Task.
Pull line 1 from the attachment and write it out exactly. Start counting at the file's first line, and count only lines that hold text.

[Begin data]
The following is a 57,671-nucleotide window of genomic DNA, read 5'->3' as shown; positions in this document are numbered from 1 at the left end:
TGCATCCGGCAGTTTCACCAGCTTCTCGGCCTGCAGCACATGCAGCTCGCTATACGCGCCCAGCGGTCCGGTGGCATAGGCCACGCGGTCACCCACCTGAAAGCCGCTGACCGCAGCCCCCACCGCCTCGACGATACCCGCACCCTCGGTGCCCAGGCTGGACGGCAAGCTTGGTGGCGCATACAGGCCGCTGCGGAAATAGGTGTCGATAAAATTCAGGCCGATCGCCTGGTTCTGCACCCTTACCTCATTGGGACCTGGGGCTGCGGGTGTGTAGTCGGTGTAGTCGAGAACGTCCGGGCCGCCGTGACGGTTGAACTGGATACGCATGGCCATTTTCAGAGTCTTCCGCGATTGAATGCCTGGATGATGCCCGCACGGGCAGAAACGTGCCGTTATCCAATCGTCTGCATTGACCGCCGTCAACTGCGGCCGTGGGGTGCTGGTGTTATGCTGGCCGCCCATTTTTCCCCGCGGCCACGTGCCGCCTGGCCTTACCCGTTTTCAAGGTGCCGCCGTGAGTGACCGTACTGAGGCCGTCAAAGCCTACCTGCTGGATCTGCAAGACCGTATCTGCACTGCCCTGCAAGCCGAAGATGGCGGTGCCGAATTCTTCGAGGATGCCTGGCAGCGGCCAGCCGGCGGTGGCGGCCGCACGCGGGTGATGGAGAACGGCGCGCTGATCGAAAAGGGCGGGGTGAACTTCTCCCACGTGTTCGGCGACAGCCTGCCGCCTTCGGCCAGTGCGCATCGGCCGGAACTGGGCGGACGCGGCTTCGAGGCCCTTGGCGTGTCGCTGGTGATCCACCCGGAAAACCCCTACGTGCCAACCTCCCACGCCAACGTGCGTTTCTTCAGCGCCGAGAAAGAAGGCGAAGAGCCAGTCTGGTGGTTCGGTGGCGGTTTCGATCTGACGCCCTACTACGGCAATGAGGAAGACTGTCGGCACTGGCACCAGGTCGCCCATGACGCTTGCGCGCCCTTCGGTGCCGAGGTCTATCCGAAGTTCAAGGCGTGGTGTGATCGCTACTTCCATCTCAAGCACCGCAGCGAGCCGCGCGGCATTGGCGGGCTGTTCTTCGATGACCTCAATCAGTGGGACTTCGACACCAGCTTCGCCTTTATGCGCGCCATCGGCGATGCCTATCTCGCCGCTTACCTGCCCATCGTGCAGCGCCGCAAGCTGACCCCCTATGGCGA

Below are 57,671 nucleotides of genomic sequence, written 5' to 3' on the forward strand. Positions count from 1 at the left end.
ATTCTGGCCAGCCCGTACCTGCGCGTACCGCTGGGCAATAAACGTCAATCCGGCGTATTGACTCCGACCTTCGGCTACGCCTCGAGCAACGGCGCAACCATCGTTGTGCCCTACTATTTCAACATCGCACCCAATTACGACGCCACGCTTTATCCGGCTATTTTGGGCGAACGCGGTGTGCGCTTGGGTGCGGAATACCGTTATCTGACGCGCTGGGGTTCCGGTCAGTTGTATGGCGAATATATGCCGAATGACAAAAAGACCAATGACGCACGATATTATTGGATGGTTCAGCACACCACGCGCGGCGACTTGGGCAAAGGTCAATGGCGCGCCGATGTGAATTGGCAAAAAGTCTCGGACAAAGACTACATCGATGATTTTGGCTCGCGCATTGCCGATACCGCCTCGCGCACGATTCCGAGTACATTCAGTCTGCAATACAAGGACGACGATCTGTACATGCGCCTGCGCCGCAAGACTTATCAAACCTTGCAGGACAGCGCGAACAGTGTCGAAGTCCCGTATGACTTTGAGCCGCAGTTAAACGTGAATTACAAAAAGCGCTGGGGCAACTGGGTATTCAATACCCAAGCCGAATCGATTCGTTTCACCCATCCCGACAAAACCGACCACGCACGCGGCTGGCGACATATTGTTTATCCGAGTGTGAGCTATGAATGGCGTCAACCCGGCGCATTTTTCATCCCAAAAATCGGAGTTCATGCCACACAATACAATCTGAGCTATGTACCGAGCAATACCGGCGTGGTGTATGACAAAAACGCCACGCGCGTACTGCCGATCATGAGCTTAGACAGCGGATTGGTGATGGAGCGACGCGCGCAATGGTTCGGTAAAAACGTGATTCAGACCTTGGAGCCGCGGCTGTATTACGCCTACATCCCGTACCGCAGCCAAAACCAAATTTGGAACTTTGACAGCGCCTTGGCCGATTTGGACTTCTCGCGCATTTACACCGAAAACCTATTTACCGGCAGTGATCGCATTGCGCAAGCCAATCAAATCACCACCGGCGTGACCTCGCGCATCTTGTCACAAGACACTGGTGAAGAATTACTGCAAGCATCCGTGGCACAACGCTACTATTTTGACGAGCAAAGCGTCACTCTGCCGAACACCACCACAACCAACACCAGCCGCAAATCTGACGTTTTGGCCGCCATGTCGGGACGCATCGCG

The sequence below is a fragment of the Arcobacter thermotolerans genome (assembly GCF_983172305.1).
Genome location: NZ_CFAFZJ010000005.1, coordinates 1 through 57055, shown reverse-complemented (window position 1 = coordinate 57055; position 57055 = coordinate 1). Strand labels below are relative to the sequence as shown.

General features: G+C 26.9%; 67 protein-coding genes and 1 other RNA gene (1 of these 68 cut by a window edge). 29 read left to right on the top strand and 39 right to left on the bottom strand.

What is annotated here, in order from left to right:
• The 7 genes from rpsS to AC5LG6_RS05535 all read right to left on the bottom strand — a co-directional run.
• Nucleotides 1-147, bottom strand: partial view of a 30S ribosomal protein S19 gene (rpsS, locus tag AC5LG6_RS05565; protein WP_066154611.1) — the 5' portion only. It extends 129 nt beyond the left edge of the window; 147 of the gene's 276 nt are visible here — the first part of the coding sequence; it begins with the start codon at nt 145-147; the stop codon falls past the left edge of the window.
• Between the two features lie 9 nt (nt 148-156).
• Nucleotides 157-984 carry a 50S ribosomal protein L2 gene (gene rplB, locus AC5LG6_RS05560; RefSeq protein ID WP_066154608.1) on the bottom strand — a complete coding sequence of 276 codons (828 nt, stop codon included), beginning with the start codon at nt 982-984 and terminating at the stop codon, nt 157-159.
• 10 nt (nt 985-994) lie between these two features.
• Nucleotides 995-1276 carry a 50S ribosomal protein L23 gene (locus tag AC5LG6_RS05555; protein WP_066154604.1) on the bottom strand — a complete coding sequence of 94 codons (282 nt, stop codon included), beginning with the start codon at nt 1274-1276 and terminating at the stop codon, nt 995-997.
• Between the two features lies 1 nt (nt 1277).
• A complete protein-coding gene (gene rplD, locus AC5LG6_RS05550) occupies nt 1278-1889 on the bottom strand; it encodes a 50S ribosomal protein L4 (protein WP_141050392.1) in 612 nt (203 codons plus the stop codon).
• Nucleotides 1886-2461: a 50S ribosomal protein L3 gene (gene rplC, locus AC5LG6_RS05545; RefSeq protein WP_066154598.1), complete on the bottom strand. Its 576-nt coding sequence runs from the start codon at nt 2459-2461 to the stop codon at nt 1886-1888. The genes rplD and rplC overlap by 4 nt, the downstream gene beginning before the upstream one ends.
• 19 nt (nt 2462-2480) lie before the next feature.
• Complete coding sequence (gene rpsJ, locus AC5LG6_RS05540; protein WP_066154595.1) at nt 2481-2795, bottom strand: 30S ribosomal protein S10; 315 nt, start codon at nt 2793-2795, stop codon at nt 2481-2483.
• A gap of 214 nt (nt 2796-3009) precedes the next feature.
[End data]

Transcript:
The following is a 57,671-nucleotide window of genomic DNA, read 5'->3' as shown; positions in this document are numbered from 1 at the left end: